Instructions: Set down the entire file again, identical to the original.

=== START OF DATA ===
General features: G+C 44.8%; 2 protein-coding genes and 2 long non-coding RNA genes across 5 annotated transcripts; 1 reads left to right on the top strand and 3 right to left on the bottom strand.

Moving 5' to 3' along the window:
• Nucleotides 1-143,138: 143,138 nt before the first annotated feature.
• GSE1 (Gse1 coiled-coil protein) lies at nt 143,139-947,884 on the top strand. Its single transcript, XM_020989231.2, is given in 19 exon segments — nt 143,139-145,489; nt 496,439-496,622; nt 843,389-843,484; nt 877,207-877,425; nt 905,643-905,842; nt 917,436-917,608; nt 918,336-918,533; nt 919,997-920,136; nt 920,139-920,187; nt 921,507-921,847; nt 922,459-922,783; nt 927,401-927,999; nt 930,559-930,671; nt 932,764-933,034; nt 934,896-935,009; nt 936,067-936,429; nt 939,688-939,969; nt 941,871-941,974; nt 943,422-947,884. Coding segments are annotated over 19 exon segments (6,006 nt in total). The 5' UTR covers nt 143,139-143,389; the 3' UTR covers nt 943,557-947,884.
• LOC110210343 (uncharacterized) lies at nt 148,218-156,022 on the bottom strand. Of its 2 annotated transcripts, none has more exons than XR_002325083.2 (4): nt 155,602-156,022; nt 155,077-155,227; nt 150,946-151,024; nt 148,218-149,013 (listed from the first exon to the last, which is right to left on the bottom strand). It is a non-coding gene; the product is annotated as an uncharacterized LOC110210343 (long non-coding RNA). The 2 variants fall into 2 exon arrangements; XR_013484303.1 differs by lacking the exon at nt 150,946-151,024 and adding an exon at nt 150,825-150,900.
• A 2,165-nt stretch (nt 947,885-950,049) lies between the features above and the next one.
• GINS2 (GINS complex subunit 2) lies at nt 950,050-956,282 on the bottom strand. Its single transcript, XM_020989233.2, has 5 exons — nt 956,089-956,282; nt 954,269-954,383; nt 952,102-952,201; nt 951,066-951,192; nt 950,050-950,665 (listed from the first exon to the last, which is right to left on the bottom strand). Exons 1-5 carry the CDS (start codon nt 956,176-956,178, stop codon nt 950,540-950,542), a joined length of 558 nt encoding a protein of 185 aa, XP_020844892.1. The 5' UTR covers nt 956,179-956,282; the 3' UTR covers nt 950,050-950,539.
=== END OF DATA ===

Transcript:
General features: G+C 44.8%; 2 protein-coding genes and 2 long non-coding RNA genes across 5 annotated transcripts; 1 reads left to right on the top strand and 3 right to left on the bottom strand.

Moving 5' to 3' along the window:
• Nucleotides 1-143,138: 143,138 nt before the first annotated feature.
• GSE1 (Gse1 coiled-coil protein) lies at nt 143,139-947,884 on the top strand. Its single transcript, XM_020989231.2, is given in 19 exon segments — nt 143,139-145,489; nt 496,439-496,622; nt 843,389-843,484; nt 877,207-877,425; nt 905,643-905,842; nt 917,436-917,608; nt 918,336-918,533; nt 919,997-920,136; nt 920,139-920,187; nt 921,507-921,847; nt 922,459-922,783; nt 927,401-927,999; nt 930,559-930,671; nt 932,764-933,034; nt 934,896-935,009; nt 936,067-936,429; nt 939,688-939,969; nt 941,871-941,974; nt 943,422-947,884. Coding segments are annotated over 19 exon segments (6,006 nt in total). The 5' UTR covers nt 143,139-143,389; the 3' UTR covers nt 943,557-947,884.
• LOC110210343 (uncharacterized) lies at nt 148,218-156,022 on the bottom strand. Of its 2 annotated transcripts, none has more exons than XR_002325083.2 (4): nt 155,602-156,022; nt 155,077-155,227; nt 150,946-151,024; nt 148,218-149,013 (listed from the first exon to the last, which is right to left on the bottom strand). It is a non-coding gene; the product is annotated as an uncharacterized LOC110210343 (long non-coding RNA). The 2 variants fall into 2 exon arrangements; XR_013484303.1 differs by lacking the exon at nt 150,946-151,024 and adding an exon at nt 150,825-150,900.
• A 2,165-nt stretch (nt 947,885-950,049) lies between the features above and the next one.
• GINS2 (GINS complex subunit 2) lies at nt 950,050-956,282 on the bottom strand. Its single transcript, XM_020989233.2, has 5 exons — nt 956,089-956,282; nt 954,269-954,383; nt 952,102-952,201; nt 951,066-951,192; nt 950,050-950,665 (listed from the first exon to the last, which is right to left on the bottom strand). Exons 1-5 carry the CDS (start codon nt 956,176-956,178, stop codon nt 950,540-950,542), a joined length of 558 nt encoding a protein of 185 aa, XP_020844892.1. The 5' UTR covers nt 956,179-956,282; the 3' UTR covers nt 950,050-950,539.